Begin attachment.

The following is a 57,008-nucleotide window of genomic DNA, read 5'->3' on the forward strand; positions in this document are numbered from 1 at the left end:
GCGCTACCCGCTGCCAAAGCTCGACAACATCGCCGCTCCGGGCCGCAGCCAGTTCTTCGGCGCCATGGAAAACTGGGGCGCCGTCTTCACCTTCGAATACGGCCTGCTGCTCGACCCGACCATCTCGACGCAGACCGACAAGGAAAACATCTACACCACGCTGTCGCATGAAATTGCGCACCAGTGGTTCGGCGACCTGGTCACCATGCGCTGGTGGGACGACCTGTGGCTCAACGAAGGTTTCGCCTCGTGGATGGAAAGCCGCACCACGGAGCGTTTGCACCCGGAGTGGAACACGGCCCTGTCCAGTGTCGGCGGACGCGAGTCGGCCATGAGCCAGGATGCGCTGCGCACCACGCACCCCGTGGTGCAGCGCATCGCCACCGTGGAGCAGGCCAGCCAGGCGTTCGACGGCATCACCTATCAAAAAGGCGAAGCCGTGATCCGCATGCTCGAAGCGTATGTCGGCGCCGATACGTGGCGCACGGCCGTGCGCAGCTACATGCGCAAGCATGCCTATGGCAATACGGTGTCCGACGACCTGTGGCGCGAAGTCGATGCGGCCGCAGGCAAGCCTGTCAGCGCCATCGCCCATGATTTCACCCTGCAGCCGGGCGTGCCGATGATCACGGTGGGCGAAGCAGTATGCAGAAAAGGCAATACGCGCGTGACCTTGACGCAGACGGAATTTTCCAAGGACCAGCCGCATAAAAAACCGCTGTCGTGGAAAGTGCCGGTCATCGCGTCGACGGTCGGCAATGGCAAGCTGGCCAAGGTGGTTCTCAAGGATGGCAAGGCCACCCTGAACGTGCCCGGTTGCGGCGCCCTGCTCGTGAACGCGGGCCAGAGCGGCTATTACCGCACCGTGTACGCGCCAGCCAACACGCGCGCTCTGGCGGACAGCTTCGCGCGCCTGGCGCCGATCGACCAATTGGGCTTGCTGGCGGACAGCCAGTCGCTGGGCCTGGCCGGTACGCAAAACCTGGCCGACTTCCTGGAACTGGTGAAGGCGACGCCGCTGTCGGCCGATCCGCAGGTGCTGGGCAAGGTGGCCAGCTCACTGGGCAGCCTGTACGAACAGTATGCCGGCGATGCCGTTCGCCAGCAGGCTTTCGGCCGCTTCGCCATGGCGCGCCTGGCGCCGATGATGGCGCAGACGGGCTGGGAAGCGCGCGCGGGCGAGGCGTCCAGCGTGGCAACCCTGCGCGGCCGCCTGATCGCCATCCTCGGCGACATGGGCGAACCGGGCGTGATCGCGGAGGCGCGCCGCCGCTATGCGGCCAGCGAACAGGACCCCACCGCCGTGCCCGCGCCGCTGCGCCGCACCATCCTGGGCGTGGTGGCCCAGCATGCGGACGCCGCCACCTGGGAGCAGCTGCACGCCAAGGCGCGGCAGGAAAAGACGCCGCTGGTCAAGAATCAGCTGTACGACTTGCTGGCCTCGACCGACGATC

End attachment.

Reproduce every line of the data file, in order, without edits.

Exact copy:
The following is a 57,008-nucleotide window of genomic DNA, read 5'->3' on the forward strand; positions in this document are numbered from 1 at the left end:
GCGCTACCCGCTGCCAAAGCTCGACAACATCGCCGCTCCGGGCCGCAGCCAGTTCTTCGGCGCCATGGAAAACTGGGGCGCCGTCTTCACCTTCGAATACGGCCTGCTGCTCGACCCGACCATCTCGACGCAGACCGACAAGGAAAACATCTACACCACGCTGTCGCATGAAATTGCGCACCAGTGGTTCGGCGACCTGGTCACCATGCGCTGGTGGGACGACCTGTGGCTCAACGAAGGTTTCGCCTCGTGGATGGAAAGCCGCACCACGGAGCGTTTGCACCCGGAGTGGAACACGGCCCTGTCCAGTGTCGGCGGACGCGAGTCGGCCATGAGCCAGGATGCGCTGCGCACCACGCACCCCGTGGTGCAGCGCATCGCCACCGTGGAGCAGGCCAGCCAGGCGTTCGACGGCATCACCTATCAAAAAGGCGAAGCCGTGATCCGCATGCTCGAAGCGTATGTCGGCGCCGATACGTGGCGCACGGCCGTGCGCAGCTACATGCGCAAGCATGCCTATGGCAATACGGTGTCCGACGACCTGTGGCGCGAAGTCGATGCGGCCGCAGGCAAGCCTGTCAGCGCCATCGCCCATGATTTCACCCTGCAGCCGGGCGTGCCGATGATCACGGTGGGCGAAGCAGTATGCAGAAAAGGCAATACGCGCGTGACCTTGACGCAGACGGAATTTTCCAAGGACCAGCCGCATAAAAAACCGCTGTCGTGGAAAGTGCCGGTCATCGCGTCGACGGTCGGCAATGGCAAGCTGGCCAAGGTGGTTCTCAAGGATGGCAAGGCCACCCTGAACGTGCCCGGTTGCGGCGCCCTGCTCGTGAACGCGGGCCAGAGCGGCTATTACCGCACCGTGTACGCGCCAGCCAACACGCGCGCTCTGGCGGACAGCTTCGCGCGCCTGGCGCCGATCGACCAATTGGGCTTGCTGGCGGACAGCCAGTCGCTGGGCCTGGCCGGTACGCAAAACCTGGCCGACTTCCTGGAACTGGTGAAGGCGACGCCGCTGTCGGCCGATCCGCAGGTGCTGGGCAAGGTGGCCAGCTCACTGGGCAGCCTGTACGAACAGTATGCCGGCGATGCCGTTCGCCAGCAGGCTTTCGGCCGCTTCGCCATGGCGCGCCTGGCGCCGATGATGGCGCAGACGGGCTGGGAAGCGCGCGCGGGCGAGGCGTCCAGCGTGGCAACCCTGCGCGGCCGCCTGATCGCCATCCTCGGCGACATGGGCGAACCGGGCGTGATCGCGGAGGCGCGCCGCCGCTATGCGGCCAGCGAACAGGACCCCACCGCCGTGCCCGCGCCGCTGCGCCGCACCATCCTGGGCGTGGTGGCCCAGCATGCGGACGCCGCCACCTGGGAGCAGCTGCACGCCAAGGCGCGGCAGGAAAAGACGCCGCTGGTCAAGAATCAGCTGTACGACTTGCTGGCCTCGACCGACGATC